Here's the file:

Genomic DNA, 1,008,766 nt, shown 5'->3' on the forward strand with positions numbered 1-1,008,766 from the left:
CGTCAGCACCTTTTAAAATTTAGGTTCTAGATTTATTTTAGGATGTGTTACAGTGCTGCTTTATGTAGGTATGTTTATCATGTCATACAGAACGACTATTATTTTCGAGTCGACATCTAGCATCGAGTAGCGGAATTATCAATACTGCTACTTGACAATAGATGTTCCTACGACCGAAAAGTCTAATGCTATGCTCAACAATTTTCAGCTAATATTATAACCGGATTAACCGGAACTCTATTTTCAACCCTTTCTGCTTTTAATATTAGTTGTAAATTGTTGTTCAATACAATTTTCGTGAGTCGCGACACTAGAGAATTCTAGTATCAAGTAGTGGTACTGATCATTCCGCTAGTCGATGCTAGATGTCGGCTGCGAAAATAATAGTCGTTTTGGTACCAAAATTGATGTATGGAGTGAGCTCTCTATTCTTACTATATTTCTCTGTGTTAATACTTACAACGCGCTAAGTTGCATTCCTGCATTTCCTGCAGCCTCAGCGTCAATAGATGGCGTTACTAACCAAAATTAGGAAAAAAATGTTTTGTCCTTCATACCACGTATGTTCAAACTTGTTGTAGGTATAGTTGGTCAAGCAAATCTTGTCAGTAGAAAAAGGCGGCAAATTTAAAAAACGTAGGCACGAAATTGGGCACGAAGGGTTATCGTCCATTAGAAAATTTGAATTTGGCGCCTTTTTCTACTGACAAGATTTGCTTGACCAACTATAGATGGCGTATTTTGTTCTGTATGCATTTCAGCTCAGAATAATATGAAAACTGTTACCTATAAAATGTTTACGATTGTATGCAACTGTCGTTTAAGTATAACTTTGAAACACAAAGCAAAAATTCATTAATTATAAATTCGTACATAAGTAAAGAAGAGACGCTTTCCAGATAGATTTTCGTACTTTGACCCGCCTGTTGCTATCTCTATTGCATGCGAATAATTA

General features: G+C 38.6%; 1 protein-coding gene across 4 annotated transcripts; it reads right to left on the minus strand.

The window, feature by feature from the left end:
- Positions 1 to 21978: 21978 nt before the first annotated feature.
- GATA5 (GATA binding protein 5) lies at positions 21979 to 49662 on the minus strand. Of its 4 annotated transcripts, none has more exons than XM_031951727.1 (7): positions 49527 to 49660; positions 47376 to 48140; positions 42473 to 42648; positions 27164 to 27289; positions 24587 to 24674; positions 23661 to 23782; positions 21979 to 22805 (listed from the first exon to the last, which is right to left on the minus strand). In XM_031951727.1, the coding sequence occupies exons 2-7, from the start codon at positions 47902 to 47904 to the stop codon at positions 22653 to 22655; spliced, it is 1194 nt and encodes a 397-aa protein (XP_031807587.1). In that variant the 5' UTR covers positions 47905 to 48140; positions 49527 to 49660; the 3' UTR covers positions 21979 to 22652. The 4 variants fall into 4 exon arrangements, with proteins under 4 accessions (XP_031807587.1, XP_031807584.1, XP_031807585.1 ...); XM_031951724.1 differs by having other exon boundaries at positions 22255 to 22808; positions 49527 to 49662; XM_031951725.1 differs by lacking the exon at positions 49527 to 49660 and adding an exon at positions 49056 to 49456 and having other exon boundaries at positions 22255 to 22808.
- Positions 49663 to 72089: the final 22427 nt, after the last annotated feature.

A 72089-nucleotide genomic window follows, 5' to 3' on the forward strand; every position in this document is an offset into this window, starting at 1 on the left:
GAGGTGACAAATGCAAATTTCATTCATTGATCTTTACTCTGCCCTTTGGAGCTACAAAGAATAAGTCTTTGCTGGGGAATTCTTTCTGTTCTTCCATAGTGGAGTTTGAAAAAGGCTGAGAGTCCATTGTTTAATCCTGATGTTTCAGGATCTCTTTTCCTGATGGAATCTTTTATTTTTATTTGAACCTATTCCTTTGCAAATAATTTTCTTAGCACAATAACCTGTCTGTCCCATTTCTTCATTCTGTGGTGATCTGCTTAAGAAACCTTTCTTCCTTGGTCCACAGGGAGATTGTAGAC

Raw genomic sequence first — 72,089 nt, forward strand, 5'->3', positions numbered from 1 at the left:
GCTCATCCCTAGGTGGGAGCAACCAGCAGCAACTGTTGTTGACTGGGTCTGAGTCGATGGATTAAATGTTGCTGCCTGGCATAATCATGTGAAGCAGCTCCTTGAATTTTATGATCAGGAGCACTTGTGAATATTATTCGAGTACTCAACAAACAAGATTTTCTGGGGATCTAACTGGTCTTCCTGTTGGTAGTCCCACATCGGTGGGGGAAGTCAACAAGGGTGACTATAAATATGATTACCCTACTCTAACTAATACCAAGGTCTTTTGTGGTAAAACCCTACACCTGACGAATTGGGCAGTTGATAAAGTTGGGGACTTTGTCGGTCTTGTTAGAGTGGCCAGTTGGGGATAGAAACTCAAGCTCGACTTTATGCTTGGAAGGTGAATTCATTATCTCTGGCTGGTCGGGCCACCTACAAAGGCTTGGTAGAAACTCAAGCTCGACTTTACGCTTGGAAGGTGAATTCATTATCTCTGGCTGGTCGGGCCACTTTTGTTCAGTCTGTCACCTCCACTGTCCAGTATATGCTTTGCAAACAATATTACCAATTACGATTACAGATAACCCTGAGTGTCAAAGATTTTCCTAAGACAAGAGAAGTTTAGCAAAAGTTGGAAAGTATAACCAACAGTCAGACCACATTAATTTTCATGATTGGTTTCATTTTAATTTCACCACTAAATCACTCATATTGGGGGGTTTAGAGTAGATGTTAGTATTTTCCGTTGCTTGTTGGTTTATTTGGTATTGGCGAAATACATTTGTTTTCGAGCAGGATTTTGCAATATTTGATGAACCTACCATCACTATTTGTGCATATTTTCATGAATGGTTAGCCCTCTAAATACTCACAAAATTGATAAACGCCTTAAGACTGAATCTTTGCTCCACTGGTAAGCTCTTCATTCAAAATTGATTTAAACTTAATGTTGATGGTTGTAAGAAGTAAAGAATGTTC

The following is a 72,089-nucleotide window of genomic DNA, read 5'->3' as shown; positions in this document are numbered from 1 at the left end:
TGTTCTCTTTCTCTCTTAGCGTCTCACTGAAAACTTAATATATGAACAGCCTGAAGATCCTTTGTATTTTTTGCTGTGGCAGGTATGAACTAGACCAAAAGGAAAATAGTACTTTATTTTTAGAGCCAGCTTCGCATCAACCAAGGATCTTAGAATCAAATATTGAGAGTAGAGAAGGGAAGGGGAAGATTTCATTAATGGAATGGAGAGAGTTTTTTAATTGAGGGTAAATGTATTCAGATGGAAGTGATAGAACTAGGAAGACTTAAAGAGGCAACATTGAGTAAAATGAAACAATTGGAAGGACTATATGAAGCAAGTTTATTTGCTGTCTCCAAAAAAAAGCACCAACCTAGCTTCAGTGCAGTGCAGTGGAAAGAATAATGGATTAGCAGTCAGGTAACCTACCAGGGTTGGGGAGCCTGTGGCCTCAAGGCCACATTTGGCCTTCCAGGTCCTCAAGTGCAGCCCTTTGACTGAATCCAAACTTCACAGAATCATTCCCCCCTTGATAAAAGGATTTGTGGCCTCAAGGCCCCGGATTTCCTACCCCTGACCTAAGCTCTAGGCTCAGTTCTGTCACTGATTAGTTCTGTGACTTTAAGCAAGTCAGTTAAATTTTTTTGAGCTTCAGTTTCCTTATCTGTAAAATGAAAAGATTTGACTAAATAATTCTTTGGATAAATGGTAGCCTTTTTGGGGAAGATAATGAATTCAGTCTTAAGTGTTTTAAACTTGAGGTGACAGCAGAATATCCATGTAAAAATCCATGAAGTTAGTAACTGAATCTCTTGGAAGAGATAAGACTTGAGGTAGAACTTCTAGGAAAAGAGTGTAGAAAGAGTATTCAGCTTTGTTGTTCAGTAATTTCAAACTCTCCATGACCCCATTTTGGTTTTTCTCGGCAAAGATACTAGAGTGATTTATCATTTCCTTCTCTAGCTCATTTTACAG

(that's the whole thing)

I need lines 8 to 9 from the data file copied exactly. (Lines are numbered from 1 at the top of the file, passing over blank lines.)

A 72089-nucleotide genomic window follows, 5' to 3' on the forward strand; every position in this document is an offset into this window, starting at 1 on the left:
GAGGTGACAAATGCAAATTTCATTCATTGATCTTTACTCTGCCCTTTGGAGCTACAAAGAATAAGTCTTTGCTGGGGAATTCTTTCTGTTCTTCCATAGTGGAGTTTGAAAAAGGCTGAGAGTCCATTGTTTAATCCTGATGTTTCAGGATCTCTTTTCCTGATGGAATCTTTTATTTTTATTTGAACCTATTCCTTTGCAAATAATTTTCTTAGCACAATAACCTGTCTGTCCCATTTCTTCATTCTGTGGTGATCTGCTTAAGAAACCTTTCTTCCTTGGTCCACAGGGAGATTGTAGAC